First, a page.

Figure 2. Histogram view has appropriate uses to consider, such as comparisons. (Click on image to view larger version.)

The histogram view is good for presenting relative relationships. Figure 2 shows both processors on my Dell PowerEdge 1300 server running Microsoft Small Business Server 2000. At a glance, I can see the relative load that each processor is shouldering.


Unfortunately, alerts aren't that sophisticated. They're fine for setting monitoring conditions, such as letting the Windows 2000 system know when processor utilization rates rise above 85 percent (see Figure 3), but the notification system is weak, with no email or paging capabilities. Basically alerts can make event log entries.

Figure 3. Configuring an alert.

However, expect vast improvements in alerts under the forthcoming BackOffice 2000 using Health Monitor 2.1 (I cover it in my review of BackOffice 2000 in the January 2001 issue of MCP Magazine).

To create an alert, expand the Performance Logs and Alerts objects in the console pane (left). Select the Alerts object in the console pane and right-click in the details pane. Select New Alert Settings from the secondary menu.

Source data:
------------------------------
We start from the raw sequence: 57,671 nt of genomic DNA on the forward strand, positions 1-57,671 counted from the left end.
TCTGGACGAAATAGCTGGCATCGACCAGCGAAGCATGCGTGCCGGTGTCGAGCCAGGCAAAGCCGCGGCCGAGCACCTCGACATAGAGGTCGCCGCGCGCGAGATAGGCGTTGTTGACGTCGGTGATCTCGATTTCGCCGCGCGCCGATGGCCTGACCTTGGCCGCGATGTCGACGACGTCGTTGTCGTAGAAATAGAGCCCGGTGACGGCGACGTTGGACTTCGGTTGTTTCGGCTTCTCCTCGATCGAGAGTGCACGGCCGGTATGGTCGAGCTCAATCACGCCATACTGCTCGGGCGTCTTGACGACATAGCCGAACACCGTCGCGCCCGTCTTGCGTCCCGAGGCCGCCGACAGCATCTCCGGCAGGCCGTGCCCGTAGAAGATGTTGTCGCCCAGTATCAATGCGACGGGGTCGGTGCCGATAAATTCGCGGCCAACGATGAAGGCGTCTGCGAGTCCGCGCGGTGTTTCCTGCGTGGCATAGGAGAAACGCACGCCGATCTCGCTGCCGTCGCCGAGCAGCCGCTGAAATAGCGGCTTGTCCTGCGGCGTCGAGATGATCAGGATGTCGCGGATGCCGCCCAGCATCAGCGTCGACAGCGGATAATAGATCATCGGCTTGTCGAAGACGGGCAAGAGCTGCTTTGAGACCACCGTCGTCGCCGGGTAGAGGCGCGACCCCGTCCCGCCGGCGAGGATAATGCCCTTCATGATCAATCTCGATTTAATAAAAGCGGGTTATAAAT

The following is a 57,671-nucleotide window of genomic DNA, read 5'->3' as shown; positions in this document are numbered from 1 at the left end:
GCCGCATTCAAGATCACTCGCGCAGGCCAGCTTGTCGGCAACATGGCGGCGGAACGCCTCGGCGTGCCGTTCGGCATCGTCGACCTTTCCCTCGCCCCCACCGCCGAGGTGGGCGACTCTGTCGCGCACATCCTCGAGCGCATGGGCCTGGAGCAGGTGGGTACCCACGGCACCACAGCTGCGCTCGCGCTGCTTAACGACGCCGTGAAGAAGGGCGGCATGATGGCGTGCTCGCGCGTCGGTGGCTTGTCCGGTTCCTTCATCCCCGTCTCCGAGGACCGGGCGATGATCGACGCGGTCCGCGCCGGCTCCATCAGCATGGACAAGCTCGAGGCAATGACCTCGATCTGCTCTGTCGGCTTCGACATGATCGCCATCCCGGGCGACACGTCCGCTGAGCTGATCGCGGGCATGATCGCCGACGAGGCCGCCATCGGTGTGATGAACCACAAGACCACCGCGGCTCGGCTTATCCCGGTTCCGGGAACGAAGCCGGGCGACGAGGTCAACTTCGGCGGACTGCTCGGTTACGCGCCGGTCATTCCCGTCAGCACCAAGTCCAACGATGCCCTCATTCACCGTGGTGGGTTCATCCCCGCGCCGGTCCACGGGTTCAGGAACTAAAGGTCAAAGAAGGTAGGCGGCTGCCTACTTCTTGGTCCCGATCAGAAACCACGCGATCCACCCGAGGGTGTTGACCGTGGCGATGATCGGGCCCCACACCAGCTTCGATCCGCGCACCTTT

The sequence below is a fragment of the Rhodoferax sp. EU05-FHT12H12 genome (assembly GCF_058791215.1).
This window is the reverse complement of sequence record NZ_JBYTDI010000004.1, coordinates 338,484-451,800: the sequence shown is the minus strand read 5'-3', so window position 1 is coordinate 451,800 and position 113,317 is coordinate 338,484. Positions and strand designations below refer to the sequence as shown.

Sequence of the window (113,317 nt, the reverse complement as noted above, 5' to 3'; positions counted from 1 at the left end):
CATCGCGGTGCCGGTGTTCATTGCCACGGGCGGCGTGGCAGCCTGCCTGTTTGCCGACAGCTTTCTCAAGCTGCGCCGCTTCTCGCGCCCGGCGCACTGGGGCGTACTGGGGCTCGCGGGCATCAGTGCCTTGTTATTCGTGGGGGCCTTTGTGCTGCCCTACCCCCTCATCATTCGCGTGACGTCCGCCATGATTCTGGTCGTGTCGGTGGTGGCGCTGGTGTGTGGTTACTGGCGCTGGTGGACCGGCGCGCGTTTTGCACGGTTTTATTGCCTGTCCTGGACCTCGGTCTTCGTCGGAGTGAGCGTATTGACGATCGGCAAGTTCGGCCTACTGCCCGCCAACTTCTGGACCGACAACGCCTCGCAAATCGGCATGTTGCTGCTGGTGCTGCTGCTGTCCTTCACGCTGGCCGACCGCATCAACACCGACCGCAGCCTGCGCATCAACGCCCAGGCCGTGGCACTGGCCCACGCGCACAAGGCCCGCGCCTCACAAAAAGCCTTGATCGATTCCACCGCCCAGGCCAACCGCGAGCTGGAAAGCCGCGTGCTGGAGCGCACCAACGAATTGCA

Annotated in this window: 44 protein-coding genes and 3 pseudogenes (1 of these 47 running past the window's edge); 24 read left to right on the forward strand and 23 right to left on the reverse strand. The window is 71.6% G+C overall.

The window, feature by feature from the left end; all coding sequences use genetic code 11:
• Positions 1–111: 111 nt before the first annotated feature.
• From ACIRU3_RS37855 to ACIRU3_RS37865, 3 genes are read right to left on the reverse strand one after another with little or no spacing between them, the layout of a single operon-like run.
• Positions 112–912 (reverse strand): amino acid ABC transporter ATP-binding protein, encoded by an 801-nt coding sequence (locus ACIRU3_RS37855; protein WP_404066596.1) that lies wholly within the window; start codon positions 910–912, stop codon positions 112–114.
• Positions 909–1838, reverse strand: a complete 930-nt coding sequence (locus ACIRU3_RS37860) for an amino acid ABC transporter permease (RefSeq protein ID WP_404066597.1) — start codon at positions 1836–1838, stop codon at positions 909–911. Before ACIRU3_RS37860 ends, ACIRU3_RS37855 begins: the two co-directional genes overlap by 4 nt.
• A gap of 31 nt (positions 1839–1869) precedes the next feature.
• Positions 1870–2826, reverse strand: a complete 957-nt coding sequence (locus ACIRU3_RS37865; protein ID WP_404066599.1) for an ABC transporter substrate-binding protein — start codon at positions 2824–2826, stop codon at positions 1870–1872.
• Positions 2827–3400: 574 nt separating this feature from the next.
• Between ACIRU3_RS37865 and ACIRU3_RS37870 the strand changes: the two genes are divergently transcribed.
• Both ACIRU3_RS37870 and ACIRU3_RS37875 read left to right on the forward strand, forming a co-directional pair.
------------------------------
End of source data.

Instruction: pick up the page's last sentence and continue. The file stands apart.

Logging is perhaps one of the least sexy yet most useful parts of System Monitor. Logging allows you to record data over long periods of time. Viewed over time, you can spot interesting trends and justify system upgrades, application enhancements and so on. This is the medical history of your system that increases in value as time passes and logs are periodically run again.

Figure 4. Logging is configured directly in System Monitor.


Figure 5. The type of log file that System Monitor writes.

To create a log, expand the Performance Logs and Alerts objects in the console pane (left). Select the Counter Logs object in the console pane and right-click in the details pane. Select New Log Settings from the secondary menu. I speak more about the MCSE consulting opportunity with System Monitor logging at the end of this column.